A stash of weapons was found in the car of two men accused of plotting to kill international music star Joss Stone when they were arrested, a court heard today.
A uniformed Pc discovered a black-handled samurai sword with sheath, two knives and a length of green garden-style hosepipe in the boot of a Fiat Punto being driven by Junior Bradshaw, 32.
On the back seat of the burgundy hatchback, police recovered a black hooded top and a black and grey rucksack.
The rucksack contained a roll of black bags, a roll of black tape, a hammer bought for £1 from a Manchester DIY store, a black and yellow spike, spark plugs, a sock and a carrier bag.
A second £1 hammer was found in the front passenger footwell of the car, alongside three black gloves and a black hat.
A black balaclava was also recovered from the rear of the car as well as AA routefinder printers from Manchester to Devon, the court heard.
Bradshaw and co-accused Kevin Liverpool, 35, are charged with plotting to rob and kill the Devon-born soul star before dumping her body in a river in June 2011.
The defendants, both of St Stephen's Close, Manchester, deny charges of conspiracy to murder, conspiracy to cause GBH and conspiracy to rob.
Pc Victoria Dixon told jurors that she pulled up behind the Fiat Punto in Cullompton High Street in her marked patrol car having received reports from members of the public about the car.
She said she saw Bradshaw, who was the driver, go inside a hairdressing salon next to the King's Head pub.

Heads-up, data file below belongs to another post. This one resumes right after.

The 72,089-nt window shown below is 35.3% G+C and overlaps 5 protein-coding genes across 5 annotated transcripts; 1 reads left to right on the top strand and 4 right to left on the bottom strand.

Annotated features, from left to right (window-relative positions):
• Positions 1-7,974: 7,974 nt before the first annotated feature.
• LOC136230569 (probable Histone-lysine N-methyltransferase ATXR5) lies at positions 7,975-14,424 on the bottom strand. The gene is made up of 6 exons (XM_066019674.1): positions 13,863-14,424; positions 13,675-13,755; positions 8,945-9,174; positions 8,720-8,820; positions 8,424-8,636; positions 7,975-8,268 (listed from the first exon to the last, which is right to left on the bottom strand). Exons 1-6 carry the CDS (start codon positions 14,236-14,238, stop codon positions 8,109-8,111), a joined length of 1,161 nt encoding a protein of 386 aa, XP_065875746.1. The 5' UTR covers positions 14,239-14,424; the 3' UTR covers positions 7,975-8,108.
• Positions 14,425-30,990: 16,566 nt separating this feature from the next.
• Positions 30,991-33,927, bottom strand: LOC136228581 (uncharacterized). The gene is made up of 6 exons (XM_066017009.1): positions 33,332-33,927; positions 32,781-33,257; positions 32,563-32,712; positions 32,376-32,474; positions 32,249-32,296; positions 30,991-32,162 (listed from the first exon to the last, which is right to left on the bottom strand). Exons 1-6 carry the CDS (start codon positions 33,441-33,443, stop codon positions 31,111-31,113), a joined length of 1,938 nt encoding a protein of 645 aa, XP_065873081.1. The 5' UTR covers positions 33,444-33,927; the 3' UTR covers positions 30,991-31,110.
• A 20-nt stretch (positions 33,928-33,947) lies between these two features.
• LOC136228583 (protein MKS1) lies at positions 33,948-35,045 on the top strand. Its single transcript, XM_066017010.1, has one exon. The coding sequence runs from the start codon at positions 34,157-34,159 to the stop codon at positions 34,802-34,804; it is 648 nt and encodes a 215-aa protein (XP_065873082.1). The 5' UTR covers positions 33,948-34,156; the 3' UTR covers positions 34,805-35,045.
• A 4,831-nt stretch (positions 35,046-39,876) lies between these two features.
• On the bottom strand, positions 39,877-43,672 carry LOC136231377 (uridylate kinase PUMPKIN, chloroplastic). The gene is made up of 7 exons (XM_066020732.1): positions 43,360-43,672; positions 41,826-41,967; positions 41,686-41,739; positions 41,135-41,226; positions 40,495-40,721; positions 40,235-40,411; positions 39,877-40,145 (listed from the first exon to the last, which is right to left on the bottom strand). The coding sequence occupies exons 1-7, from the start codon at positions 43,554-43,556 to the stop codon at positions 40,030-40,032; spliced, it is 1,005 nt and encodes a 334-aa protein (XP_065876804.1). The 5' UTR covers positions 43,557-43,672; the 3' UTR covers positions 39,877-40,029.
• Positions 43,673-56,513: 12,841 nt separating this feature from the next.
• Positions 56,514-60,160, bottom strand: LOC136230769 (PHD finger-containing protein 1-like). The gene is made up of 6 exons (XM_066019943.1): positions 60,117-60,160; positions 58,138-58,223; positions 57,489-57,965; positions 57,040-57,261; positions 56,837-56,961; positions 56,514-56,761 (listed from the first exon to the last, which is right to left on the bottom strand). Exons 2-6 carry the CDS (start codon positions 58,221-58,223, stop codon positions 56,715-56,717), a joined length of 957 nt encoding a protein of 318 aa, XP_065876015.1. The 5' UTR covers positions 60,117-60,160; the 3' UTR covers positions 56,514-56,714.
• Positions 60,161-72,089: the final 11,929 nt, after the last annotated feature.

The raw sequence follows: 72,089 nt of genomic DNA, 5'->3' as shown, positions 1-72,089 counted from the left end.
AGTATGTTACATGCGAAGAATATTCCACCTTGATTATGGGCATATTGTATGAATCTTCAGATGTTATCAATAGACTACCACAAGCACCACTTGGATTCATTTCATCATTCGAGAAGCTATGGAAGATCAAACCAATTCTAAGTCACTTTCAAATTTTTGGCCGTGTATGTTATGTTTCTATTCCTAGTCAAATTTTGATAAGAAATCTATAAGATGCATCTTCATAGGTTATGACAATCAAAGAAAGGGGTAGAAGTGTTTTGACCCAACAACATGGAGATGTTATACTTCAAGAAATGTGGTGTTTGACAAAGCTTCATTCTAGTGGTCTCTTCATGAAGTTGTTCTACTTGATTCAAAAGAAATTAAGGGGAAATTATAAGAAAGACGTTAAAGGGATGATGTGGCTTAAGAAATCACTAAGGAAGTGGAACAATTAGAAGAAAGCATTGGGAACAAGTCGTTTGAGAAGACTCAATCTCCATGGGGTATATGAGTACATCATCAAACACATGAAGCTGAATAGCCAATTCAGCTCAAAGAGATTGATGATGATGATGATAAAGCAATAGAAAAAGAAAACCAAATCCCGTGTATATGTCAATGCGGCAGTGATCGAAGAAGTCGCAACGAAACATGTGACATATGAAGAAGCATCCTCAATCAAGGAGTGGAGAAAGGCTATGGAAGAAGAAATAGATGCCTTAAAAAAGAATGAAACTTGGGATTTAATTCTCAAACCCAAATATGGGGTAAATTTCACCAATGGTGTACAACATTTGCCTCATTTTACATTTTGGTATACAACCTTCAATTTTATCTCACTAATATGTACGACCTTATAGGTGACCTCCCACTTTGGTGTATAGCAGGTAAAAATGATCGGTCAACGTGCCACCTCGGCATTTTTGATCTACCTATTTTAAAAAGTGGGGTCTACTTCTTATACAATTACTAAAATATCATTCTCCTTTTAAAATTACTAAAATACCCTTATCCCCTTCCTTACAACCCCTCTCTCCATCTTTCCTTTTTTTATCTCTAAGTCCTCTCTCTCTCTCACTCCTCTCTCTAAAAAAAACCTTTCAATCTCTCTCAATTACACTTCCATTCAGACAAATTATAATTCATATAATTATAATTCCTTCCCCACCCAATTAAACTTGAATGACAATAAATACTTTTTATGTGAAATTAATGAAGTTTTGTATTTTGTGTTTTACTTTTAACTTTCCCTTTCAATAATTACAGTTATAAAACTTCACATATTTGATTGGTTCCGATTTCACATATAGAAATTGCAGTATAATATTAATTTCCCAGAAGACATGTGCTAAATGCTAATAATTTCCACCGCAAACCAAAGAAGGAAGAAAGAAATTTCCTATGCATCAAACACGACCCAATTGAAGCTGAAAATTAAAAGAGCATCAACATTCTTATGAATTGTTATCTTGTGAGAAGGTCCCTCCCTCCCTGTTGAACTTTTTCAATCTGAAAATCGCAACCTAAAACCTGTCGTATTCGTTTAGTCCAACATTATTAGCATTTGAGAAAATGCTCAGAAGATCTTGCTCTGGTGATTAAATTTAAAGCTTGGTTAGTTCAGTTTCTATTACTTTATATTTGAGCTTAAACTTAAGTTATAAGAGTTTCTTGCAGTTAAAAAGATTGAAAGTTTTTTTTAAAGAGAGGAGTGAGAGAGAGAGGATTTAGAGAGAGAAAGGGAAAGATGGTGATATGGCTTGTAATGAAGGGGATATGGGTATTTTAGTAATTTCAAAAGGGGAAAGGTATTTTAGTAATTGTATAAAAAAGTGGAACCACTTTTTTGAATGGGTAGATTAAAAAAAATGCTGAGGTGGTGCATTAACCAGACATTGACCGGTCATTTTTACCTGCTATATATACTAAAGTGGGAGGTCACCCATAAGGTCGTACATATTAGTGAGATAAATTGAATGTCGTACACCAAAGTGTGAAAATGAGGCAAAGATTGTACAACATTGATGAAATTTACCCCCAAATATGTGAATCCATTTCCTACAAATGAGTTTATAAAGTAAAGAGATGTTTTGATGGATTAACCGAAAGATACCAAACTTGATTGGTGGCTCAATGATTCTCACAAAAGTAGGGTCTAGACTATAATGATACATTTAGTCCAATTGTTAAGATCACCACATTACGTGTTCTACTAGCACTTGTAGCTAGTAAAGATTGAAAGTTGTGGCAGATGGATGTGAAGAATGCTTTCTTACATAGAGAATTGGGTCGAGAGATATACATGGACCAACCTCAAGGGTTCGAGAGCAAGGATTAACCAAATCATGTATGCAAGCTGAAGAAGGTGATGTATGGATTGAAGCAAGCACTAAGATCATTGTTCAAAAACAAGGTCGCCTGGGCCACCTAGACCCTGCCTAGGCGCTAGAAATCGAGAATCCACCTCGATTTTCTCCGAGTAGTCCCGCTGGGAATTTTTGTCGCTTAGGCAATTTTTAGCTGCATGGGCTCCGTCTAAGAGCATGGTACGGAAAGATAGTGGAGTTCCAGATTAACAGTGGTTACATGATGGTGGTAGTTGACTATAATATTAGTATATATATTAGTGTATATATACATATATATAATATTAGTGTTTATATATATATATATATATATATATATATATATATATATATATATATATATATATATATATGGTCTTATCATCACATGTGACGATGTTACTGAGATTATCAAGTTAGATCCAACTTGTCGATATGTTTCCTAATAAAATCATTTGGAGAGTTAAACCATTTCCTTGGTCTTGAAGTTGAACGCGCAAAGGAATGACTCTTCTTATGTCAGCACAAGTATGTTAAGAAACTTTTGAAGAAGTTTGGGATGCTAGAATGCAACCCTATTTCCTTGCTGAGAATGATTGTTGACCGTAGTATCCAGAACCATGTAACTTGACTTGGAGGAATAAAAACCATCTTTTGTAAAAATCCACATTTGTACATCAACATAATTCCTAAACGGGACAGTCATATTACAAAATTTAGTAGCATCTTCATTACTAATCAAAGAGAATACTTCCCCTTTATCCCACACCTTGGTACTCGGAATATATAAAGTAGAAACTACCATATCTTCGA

Pc Dixon said she spoke to Bradshaw when he returned to the car and he confirmed to her it was his vehicle and he had been driving.
She said: "He said one of them was visiting a friend but he didn't know the friend or where they lived.
"They were lost and were trying to get back to the motorway.
"I asked him why he had been there and he could not give me any explanation and he said to ask the passenger."
Pc Dixon told the court that Bradshaw said they had been stopped by other police officers in the Langford area and had been allowed to continue their journey.
She said that she used her radio to ask for a PNC check and then arrested Bradshaw on suspicion of driving while disqualified.
Pc Dixon said she and her colleague, Pc Carl Sandy, who by this time had joined her on the High Street, then began searching the Fiat Punto.
She said that as well as discovering the haul of weapons, she also recovered two mobile phones from the car.
Pc Sandy told jurors that he found a wooden handled lock knife and a balaclava in the front passenger footwell and arrested Liverpool on suspicion of going equipped and possession of an offensive weapon.
The officer said that when he searched Liverpool he found another mobile phone and five black gloves in his trouser pocket, alongside two screwed up hand-written notes.
A third larger note was found folded up in his wallet.
It was these notes that made the threats against Miss Stone.
The court heard that Pc Dixon cautioned Bradshaw for going equipped and possession of an offensive weapon.
Both were then taken to the police station.
That afternoon both were re-arrested on suspicion of conspiracy to commit GBH.
Liverpool asked officers: "How come this has come up?"
Earlier, jurors were told that Bradshaw had in the past few years suffered "serious mental health issues" and had been admitted to psychiatric hospitals before and after his arrest for these alleged offences.